We woke up to the delight of only tepid water from a broken shower - didn't check this out when we checked in to the hotel. It was still freezing so it was a very quick shower, breakfast and out. We were quite envious of Ken & Judi back in Dahab, in the sunshine with a good breakfast. We went down to the bus station - yes there was a bus to Amman leaving in 30 minutes. Needless to say it didn't leave on time. It didn't leave until it was full and that was 1 ½ hours later.
We arrived in Amman at a remote bus station - tried to get a taxi. We were passed from one driver to another only to end up in the oldest, most clapped out taxi with a wizened old driver. He and the taxi started off wheezing - he offered me a cigarette - bad for you I said - all I got was a toothless grin. We found the reason for the taxi saga - the downtown area of Amman was chaos as half the roads were up and the old gut was the only one willing to take us. We were dropped a little way from the hotel but eventually found it.
After checking in, we went off to look round Amman. We ended up going through the fruit and vegetable market - there was some of the biggest radishes I had ever seen. I got accosted by a stallholder who informed me he was Palestinian and it was my government's fault he was a refugee. He was referring to Lord Balfour (he of the Balfour declaration) after the 1st world war. The discussion ended amicably.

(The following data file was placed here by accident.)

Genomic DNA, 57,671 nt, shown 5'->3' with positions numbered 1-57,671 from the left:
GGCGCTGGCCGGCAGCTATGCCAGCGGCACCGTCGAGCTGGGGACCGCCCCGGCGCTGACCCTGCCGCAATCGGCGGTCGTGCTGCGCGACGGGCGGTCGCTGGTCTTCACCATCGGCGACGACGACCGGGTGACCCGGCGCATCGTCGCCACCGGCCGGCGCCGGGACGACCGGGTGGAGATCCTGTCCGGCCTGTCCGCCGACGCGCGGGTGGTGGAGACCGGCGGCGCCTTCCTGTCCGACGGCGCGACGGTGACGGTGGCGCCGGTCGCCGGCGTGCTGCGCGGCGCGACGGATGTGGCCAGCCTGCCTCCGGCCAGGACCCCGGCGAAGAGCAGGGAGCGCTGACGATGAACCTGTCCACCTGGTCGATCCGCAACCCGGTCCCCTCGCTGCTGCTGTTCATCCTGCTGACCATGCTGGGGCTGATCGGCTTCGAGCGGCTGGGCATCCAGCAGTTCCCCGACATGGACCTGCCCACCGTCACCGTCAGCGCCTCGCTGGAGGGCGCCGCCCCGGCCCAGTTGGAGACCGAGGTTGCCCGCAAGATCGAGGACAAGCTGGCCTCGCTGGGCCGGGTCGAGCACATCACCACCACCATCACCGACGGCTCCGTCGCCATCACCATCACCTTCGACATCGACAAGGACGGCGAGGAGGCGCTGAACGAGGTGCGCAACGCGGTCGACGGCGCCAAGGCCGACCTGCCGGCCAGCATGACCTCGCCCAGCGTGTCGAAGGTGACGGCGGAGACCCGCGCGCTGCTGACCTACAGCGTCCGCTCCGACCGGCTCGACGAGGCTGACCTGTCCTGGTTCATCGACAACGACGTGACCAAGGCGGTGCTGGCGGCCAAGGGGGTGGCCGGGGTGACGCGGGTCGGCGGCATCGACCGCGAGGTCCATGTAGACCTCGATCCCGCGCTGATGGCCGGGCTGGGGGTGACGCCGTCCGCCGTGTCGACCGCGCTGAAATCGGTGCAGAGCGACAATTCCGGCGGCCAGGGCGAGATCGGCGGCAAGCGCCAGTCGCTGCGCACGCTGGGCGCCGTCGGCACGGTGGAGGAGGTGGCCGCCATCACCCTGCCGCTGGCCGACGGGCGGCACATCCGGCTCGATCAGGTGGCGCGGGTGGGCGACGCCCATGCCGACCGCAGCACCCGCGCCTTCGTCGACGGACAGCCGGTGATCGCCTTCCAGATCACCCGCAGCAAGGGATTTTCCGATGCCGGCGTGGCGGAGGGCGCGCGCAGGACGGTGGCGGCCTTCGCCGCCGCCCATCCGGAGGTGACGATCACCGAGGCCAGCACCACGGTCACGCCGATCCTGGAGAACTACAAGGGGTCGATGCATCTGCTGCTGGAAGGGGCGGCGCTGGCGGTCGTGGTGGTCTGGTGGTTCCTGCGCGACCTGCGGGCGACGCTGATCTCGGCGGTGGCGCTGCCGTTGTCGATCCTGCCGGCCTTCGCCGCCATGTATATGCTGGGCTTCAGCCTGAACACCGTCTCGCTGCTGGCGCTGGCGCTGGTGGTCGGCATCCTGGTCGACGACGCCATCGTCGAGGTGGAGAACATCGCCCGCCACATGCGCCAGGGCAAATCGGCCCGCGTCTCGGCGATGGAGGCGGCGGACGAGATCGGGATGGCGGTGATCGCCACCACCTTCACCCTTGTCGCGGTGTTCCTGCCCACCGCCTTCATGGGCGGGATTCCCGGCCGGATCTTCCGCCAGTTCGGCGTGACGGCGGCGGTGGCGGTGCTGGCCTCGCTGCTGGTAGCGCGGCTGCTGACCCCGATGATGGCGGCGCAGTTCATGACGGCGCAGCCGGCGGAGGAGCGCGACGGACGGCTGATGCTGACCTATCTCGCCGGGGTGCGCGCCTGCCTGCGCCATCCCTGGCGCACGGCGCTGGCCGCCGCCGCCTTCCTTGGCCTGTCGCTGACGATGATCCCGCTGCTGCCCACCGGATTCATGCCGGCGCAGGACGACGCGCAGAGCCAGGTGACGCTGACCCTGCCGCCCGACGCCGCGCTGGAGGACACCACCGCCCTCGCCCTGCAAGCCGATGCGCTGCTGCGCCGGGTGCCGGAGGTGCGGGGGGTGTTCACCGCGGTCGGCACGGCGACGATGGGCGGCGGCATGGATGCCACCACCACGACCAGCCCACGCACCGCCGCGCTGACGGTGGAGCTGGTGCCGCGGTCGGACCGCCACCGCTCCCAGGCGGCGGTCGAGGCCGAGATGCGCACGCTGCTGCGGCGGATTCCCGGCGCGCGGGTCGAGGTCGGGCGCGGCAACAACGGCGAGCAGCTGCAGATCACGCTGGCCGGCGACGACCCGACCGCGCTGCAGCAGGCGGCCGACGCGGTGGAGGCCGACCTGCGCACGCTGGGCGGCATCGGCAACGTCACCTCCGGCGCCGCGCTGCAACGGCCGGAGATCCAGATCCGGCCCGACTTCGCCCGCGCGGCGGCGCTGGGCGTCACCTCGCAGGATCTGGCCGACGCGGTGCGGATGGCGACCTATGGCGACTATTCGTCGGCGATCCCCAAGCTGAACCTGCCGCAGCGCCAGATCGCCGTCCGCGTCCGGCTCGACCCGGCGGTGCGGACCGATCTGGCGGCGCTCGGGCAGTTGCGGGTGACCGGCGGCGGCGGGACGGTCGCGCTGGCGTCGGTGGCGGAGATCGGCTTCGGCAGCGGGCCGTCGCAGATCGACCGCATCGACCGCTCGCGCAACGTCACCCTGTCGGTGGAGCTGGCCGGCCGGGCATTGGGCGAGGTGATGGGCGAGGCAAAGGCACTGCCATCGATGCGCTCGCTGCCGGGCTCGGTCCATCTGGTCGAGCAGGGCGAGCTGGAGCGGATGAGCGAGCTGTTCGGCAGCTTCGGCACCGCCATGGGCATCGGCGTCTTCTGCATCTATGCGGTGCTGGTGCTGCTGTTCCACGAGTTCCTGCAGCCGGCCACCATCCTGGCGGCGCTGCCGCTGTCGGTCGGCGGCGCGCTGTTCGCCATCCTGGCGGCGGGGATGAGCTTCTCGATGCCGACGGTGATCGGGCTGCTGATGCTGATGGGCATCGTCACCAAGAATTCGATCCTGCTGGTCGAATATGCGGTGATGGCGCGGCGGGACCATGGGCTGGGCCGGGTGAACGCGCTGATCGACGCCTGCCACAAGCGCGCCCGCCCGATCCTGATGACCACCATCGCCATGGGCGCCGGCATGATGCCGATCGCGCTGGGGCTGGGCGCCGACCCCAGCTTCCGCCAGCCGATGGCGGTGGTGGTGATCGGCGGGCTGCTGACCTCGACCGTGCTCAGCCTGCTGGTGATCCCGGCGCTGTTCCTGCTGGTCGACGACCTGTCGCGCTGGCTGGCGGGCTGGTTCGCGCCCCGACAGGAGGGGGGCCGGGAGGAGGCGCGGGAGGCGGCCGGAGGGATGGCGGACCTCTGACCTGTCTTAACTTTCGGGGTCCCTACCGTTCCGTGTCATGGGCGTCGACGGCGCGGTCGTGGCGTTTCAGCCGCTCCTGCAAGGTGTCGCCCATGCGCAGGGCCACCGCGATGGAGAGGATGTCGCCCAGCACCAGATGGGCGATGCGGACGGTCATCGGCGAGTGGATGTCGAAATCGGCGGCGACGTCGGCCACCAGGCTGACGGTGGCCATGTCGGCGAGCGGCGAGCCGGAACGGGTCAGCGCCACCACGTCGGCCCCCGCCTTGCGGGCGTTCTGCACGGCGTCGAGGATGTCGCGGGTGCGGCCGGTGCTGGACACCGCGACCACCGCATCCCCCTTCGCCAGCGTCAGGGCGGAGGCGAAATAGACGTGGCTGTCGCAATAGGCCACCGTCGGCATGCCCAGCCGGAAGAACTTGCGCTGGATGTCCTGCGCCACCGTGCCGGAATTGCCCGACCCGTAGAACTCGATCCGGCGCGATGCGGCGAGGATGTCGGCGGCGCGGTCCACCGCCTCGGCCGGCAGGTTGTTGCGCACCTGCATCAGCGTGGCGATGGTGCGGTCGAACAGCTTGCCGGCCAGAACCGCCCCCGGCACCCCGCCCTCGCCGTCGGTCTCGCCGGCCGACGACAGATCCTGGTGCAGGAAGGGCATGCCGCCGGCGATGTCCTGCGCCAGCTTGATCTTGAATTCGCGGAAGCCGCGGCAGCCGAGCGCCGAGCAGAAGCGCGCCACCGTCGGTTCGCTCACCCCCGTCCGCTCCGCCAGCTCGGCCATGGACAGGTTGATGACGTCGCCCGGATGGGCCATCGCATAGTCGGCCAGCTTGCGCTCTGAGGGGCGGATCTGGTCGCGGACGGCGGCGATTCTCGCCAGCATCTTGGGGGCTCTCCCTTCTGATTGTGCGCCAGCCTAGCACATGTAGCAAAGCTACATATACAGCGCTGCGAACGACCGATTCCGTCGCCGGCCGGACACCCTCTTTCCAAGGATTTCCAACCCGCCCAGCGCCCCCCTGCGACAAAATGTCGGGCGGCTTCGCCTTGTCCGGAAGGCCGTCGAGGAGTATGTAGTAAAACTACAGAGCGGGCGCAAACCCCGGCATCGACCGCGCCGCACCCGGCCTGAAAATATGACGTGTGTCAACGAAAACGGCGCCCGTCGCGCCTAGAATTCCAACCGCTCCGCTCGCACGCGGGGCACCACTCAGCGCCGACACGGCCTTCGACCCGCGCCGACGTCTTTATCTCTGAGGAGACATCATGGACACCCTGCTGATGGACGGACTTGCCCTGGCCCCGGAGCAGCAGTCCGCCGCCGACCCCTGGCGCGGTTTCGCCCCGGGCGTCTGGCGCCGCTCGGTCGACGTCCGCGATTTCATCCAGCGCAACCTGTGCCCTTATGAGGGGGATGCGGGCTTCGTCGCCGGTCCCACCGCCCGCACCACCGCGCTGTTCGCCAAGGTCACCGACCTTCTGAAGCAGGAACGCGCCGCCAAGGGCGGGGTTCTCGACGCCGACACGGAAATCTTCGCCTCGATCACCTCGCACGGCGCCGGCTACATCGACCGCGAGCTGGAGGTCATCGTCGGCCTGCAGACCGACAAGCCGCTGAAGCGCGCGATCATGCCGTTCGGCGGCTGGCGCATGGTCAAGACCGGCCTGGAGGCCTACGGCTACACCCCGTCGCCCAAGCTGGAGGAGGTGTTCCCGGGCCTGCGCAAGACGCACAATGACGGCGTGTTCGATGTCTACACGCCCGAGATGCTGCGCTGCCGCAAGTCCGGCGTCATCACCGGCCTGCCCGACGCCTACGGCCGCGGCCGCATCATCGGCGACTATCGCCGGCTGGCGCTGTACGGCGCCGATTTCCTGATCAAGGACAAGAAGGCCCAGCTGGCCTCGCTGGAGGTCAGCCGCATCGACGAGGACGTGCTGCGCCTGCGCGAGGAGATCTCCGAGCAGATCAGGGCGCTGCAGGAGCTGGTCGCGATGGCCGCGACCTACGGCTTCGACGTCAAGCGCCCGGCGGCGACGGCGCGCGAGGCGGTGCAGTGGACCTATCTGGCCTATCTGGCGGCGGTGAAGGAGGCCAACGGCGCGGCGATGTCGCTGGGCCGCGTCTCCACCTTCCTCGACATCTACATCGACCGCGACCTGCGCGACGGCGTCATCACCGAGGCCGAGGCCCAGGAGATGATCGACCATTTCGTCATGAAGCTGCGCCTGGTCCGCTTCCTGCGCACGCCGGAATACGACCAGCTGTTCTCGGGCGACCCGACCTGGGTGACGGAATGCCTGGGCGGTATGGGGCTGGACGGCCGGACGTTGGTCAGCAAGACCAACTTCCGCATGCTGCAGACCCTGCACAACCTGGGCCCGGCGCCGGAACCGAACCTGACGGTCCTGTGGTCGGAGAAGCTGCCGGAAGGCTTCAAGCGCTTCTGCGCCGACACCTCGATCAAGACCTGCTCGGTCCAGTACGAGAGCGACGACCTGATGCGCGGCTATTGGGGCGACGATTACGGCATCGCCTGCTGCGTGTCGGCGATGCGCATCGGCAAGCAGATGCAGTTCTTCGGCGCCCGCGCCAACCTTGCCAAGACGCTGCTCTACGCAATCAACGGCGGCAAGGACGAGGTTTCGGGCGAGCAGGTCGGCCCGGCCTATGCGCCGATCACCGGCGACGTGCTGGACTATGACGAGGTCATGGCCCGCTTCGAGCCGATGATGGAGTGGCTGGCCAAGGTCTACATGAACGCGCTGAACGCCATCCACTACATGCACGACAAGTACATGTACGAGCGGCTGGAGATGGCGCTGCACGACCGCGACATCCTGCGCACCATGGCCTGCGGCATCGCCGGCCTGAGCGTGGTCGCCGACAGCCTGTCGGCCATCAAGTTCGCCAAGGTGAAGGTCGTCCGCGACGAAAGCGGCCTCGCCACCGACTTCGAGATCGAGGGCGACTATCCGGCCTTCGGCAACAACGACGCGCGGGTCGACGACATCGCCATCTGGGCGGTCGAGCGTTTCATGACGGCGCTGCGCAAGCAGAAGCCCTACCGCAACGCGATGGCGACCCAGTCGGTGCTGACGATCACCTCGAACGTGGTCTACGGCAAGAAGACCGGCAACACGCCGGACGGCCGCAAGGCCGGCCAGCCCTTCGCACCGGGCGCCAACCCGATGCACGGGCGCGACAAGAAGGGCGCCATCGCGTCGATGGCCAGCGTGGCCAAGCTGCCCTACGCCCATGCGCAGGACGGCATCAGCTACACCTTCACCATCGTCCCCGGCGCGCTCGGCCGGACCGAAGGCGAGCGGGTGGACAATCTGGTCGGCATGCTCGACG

We then had a look round the Roman amphitheatre - very impressive - apparently the most complete one around. We decided there was not much to see in Amman so started making arrangements for a trip out the next day and then move on.
We had tried to go on an organised tour on the following day but it didn't run due to lack of takers. That meant we had a more leisurely trip just to Jerash - the Roman town about 50km north of Amman. We took a cab to the northern bus station and found the bus to Jerash. It looked like we had just missed one as no one was waiting in the bus. We were told it went in 10 minutes - disbelief on our part, 30 minutes later, the bus had 6 passengers having seen various passengers come and go. We gave the bus away and negotiated a taxi ride.
Jerash is a vast site and once we found the entrance, we set about looking over the place. It was all columns, had 2 amphitheatres (well one is not enough!), a chariot race track and lots of other ruins. It is supposed to have had 25,000 people at its peak - and you could see why. As Roman ruins go, it was impressive.
We came back (also by taxi) and were quite surprised how green this part of Jordan is. After leaving the Nile valley, it seems like we have seen nothing but dessert and scrub. While it's not quite rainforest, everywhere was green and there was quite a bit of agriculture.